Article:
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Infancy. 2009;14(1):2-18.

Abstract Rule Learning for Visual Sequences in 8- and 11-Month-Olds.

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Department of Psychology, University of California, Los Angeles.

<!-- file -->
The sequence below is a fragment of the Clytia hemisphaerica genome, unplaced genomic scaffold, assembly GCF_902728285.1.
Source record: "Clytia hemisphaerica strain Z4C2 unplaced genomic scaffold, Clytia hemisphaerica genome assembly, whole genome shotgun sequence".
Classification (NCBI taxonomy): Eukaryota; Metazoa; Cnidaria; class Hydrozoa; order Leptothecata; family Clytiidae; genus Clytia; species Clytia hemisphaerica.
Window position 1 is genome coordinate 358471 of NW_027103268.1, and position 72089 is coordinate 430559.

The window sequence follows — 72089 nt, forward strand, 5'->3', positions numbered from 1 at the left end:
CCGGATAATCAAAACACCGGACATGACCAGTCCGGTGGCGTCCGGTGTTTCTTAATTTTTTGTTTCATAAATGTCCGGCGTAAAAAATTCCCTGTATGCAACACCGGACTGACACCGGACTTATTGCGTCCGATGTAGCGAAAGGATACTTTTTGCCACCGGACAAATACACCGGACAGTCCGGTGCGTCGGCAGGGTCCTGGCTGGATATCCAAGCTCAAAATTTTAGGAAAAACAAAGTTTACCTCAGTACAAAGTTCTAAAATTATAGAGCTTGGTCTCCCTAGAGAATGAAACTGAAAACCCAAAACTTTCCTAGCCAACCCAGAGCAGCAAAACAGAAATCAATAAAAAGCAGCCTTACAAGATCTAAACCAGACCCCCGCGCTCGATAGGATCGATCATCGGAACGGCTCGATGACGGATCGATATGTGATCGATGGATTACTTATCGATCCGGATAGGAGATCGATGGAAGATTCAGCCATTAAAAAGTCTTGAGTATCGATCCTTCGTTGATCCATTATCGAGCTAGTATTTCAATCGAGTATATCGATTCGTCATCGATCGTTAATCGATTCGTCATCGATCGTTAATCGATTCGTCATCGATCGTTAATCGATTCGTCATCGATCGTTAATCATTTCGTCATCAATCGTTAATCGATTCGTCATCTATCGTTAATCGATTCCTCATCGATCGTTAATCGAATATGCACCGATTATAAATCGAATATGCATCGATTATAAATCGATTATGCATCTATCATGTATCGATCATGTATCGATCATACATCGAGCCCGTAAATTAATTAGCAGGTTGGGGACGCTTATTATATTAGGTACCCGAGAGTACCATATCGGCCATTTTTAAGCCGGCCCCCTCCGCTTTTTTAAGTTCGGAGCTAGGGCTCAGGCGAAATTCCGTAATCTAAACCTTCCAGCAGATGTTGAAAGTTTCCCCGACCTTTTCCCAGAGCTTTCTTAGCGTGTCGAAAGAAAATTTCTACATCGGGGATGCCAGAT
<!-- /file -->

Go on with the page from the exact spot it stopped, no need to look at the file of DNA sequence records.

The experiments reported here investigated the development of a fundamental component of cognition: to recognize and generalize abstract relations. Infants were presented with simple rule-governed patterned sequences of visual shapes (ABB, AAB, and ABA) that could be discriminated from differences in the position of the repeated element (late, early, or nonadjacent, respectively). Eight-month-olds were found to distinguish patterns on the basis of the repetition, but appeared insensitive to its position in the sequence; 11-month-olds distinguished patterns over the position of the repetition, but appeared insensitive to the nonadjacent repetition. These results suggest that abstract pattern detection may develop incrementally in a process of constructing complex relations from more primitive components.

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